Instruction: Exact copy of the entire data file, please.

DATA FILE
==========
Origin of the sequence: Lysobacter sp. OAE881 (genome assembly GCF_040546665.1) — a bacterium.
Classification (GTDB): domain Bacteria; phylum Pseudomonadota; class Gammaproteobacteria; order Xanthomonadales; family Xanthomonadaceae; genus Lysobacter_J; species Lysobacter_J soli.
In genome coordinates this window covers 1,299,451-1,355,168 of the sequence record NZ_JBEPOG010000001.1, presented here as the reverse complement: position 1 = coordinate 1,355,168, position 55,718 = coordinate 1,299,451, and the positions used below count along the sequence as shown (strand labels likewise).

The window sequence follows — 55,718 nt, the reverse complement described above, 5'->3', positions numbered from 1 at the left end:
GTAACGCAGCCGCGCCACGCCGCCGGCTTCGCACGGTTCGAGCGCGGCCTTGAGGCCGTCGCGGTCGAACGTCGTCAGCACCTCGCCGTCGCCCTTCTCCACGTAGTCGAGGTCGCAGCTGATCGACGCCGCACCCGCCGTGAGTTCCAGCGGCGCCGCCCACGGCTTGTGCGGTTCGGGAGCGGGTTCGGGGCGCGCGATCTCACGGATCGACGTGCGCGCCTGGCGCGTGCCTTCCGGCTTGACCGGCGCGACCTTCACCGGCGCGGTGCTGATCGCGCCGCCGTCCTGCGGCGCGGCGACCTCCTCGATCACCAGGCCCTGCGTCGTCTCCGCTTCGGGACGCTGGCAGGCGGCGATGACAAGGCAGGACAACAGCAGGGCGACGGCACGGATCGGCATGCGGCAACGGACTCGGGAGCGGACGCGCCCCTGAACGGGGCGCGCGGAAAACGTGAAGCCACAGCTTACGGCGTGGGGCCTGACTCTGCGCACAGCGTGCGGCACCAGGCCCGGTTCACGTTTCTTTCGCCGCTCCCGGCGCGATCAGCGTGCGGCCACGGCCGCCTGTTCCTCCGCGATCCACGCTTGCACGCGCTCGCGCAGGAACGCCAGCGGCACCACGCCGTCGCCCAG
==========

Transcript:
Origin of the sequence: Lysobacter sp. OAE881 (genome assembly GCF_040546665.1) — a bacterium.
Classification (GTDB): domain Bacteria; phylum Pseudomonadota; class Gammaproteobacteria; order Xanthomonadales; family Xanthomonadaceae; genus Lysobacter_J; species Lysobacter_J soli.
In genome coordinates this window covers 1,299,451-1,355,168 of the sequence record NZ_JBEPOG010000001.1, presented here as the reverse complement: position 1 = coordinate 1,355,168, position 55,718 = coordinate 1,299,451, and the positions used below count along the sequence as shown (strand labels likewise).

The window sequence follows — 55,718 nt, the reverse complement described above, 5'->3', positions numbered from 1 at the left end:
GTAACGCAGCCGCGCCACGCCGCCGGCTTCGCACGGTTCGAGCGCGGCCTTGAGGCCGTCGCGGTCGAACGTCGTCAGCACCTCGCCGTCGCCCTTCTCCACGTAGTCGAGGTCGCAGCTGATCGACGCCGCACCCGCCGTGAGTTCCAGCGGCGCCGCCCACGGCTTGTGCGGTTCGGGAGCGGGTTCGGGGCGCGCGATCTCACGGATCGACGTGCGCGCCTGGCGCGTGCCTTCCGGCTTGACCGGCGCGACCTTCACCGGCGCGGTGCTGATCGCGCCGCCGTCCTGCGGCGCGGCGACCTCCTCGATCACCAGGCCCTGCGTCGTCTCCGCTTCGGGACGCTGGCAGGCGGCGATGACAAGGCAGGACAACAGCAGGGCGACGGCACGGATCGGCATGCGGCAACGGACTCGGGAGCGGACGCGCCCCTGAACGGGGCGCGCGGAAAACGTGAAGCCACAGCTTACGGCGTGGGGCCTGACTCTGCGCACAGCGTGCGGCACCAGGCCCGGTTCACGTTTCTTTCGCCGCTCCCGGCGCGATCAGCGTGCGGCCACGGCCGCCTGTTCCTCCGCGATCCACGCTTGCACGCGCTCGCGCAGGAACGCCAGCGGCACCACGCCGTCGCCCAG